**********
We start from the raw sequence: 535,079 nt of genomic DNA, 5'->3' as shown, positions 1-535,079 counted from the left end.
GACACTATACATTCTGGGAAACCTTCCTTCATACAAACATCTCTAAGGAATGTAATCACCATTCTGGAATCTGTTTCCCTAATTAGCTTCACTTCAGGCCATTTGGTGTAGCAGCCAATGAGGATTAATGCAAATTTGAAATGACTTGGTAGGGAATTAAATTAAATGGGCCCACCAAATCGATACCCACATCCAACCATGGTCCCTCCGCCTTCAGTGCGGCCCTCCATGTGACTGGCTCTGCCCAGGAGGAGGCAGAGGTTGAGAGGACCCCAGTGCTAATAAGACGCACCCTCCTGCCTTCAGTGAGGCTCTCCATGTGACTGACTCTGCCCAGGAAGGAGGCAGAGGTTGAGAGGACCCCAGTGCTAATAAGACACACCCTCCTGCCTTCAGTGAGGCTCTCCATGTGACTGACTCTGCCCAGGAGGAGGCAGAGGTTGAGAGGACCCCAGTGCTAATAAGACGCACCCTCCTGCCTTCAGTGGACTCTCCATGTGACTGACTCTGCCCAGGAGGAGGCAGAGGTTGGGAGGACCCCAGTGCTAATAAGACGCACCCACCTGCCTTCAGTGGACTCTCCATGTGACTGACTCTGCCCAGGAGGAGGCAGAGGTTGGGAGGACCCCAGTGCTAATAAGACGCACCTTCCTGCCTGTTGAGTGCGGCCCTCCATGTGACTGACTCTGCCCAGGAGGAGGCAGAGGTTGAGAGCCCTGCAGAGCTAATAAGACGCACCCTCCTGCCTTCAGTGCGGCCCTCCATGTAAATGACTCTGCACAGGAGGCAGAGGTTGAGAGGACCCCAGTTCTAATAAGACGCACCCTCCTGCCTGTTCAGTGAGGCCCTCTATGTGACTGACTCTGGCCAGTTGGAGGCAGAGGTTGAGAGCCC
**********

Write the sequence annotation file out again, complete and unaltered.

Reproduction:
We start from the raw sequence: 535,079 nt of genomic DNA, 5'->3' as shown, positions 1-535,079 counted from the left end.
GACACTATACATTCTGGGAAACCTTCCTTCATACAAACATCTCTAAGGAATGTAATCACCATTCTGGAATCTGTTTCCCTAATTAGCTTCACTTCAGGCCATTTGGTGTAGCAGCCAATGAGGATTAATGCAAATTTGAAATGACTTGGTAGGGAATTAAATTAAATGGGCCCACCAAATCGATACCCACATCCAACCATGGTCCCTCCGCCTTCAGTGCGGCCCTCCATGTGACTGGCTCTGCCCAGGAGGAGGCAGAGGTTGAGAGGACCCCAGTGCTAATAAGACGCACCCTCCTGCCTTCAGTGAGGCTCTCCATGTGACTGACTCTGCCCAGGAAGGAGGCAGAGGTTGAGAGGACCCCAGTGCTAATAAGACACACCCTCCTGCCTTCAGTGAGGCTCTCCATGTGACTGACTCTGCCCAGGAGGAGGCAGAGGTTGAGAGGACCCCAGTGCTAATAAGACGCACCCTCCTGCCTTCAGTGGACTCTCCATGTGACTGACTCTGCCCAGGAGGAGGCAGAGGTTGGGAGGACCCCAGTGCTAATAAGACGCACCCACCTGCCTTCAGTGGACTCTCCATGTGACTGACTCTGCCCAGGAGGAGGCAGAGGTTGGGAGGACCCCAGTGCTAATAAGACGCACCTTCCTGCCTGTTGAGTGCGGCCCTCCATGTGACTGACTCTGCCCAGGAGGAGGCAGAGGTTGAGAGCCCTGCAGAGCTAATAAGACGCACCCTCCTGCCTTCAGTGCGGCCCTCCATGTAAATGACTCTGCACAGGAGGCAGAGGTTGAGAGGACCCCAGTTCTAATAAGACGCACCCTCCTGCCTGTTCAGTGAGGCCCTCTATGTGACTGACTCTGGCCAGTTGGAGGCAGAGGTTGAGAGCCC